Make Racists Afraid Again
Roseanne just got cancelled by ABC because of a racist tweet by Barr. The actress referred toValerie Jarrett, who was a senior advisor to President Obama, as: “Muslim brotherhood & planet of the apes had a baby.”
Wanda Sykes, a consulting producer on the show, had already bailed, tweeting this morning: “I will not be returning to @RoseanneOnABC.”
Perhaps there are people to feel bad for: those who rely on a paycheck to create the show. I have a hard time feeling much sympathy considering they were involved in production of a program whose namesake is a well-known racist.
Boo fucking hoo. Reap the backlash. Racism has done, and continues to do, far more harm than people needing to look for new employment because the horse they bet on is a bigot.
Racists are pervasive in America, and whatever slight shoving into closets they experienced in recent decades, they felt emboldened to return out and proud with their hatred since the election of Trump.
Time to make them afraid again. Because it works. It has consequences.
- A white nationalist exposed at Charlottesville lost his job and another was denounced by his family.
- The CEO of Starbucks apologized when an employee called the police on two black men for no reason.
- BBQ Becky, who called the cops on a black family having a picnic in a public park, got memed back to the Stone Age.
- A woman was filmed going on a racist rant in a Denny’s in Alberta, and lost her job after being identified.
- The New York lawyer who went a racist tirade then later apologized and wrote, “I am not a racist” has had his reputation ruined and possibly lost his career.
- A New York Fire Department lieutenant was confronted with his multiple racist and sexist posts online, and he collapsed into weeping, saying, “My life is ruined.”
That’s just a sample. All the time, people are suffering the consequences of going public with their racism.
And this doesn’t mean mob justice is a wonderful thing. In fact, it can be pretty frightening. But when you’re confronted with the reality that a black man can be shot and killed by police in his own backyard for holding a cell phone, and that in 2016 “Black males aged 15-34 were nine times more likely than other Americans to be killed by law enforcement officers,” then maybe we shouldn’t be so forgiving of someone having 911 on hair trigger because of their bigotry. And yes, that emphasis in the quote is mine, because NINE FUCKING TIMES.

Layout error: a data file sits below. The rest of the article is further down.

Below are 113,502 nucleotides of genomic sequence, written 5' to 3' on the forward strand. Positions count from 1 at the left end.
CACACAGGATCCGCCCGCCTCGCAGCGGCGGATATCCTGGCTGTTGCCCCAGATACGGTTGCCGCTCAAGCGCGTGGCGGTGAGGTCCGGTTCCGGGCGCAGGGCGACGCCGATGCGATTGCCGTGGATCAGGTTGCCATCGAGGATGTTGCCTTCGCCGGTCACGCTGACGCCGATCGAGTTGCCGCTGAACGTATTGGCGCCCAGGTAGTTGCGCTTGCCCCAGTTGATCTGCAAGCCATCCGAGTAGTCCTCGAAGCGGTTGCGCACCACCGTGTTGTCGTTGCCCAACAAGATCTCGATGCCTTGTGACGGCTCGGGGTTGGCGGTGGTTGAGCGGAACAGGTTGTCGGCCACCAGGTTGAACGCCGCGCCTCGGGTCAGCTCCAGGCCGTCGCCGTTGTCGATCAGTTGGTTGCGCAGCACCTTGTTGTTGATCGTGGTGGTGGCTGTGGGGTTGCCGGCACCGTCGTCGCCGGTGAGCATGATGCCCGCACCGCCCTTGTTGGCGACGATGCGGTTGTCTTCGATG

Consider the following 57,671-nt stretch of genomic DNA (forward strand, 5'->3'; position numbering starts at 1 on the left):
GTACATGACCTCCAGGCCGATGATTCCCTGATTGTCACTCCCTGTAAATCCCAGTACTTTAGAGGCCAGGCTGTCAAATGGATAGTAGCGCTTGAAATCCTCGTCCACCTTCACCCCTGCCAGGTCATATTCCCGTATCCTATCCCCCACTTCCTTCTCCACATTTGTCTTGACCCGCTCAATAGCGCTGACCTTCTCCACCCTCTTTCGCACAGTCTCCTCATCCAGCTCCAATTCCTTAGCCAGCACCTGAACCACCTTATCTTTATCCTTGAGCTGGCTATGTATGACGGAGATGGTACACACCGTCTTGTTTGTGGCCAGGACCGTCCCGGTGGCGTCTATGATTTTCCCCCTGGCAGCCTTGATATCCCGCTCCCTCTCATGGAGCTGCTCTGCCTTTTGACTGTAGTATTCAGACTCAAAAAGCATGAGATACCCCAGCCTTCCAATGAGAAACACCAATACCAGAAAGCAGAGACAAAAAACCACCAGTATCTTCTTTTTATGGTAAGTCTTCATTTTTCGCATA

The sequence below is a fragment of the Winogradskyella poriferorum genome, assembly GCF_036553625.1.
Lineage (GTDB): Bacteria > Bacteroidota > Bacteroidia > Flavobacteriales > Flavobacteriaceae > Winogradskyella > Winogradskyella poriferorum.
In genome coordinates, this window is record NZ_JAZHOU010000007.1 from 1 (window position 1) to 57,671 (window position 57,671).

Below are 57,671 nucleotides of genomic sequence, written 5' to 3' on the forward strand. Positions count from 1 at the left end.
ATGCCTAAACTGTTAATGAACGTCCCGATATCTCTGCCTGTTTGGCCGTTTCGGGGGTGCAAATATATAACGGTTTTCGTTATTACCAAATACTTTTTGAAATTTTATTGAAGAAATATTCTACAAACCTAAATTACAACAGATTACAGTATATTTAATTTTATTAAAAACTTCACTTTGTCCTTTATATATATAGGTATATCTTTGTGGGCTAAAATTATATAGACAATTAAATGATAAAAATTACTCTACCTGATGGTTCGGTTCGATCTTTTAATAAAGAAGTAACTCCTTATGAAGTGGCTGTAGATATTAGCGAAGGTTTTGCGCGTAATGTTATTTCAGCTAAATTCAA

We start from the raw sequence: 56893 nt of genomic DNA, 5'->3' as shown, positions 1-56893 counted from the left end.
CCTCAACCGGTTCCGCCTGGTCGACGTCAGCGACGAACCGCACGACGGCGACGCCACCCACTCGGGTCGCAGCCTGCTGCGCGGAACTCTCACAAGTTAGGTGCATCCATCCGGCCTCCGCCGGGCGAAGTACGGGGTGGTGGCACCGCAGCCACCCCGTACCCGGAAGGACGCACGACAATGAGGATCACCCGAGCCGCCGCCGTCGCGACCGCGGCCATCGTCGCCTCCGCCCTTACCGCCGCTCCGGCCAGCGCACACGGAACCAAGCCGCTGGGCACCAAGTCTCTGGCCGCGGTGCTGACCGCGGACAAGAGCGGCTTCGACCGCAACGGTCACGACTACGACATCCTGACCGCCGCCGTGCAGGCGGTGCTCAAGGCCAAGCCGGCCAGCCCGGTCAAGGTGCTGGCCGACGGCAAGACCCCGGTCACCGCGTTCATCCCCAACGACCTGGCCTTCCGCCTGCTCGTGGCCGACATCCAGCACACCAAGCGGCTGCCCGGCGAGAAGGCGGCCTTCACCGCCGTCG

Some lawyer lost his career. Others lose their lives.
Some woman lost her privacy to a meme. Others lose their children to ICE.
Outing racists hurts them, and it should. Make them afraid.
Tens of thousands shared it, many more liked it, and millions saw it. It shows there is strong support for not being this way. But it’s still a battle, because Trump, the man who refers to some immigrants as “animals” and who wanted a Muslim ban and to build a wall, enjoys high levels of support among Republicans.
What can you do? Expose racism when you see it. Many of these stories came to light because someone pulled out their phone, began filming, and posted it to social media.
If more racists knew their hatred could make them instantly infamous, they might think twice.
Be the person with the phone.
UPDATE: Roseanne Barr just got dropped by her talent agency. Again: Boo fucking hoo.
James S. Fell, MBA, writes for the Los Angeles Times, Chicago Tribune, Women’s Health, Men’s Health, AskMen, the Guardian, TIME Magazine and many other fine publications. His first bookwas published by Random House Canada in 2014. His next book, which is about life-changing moments, will be published in January 2019.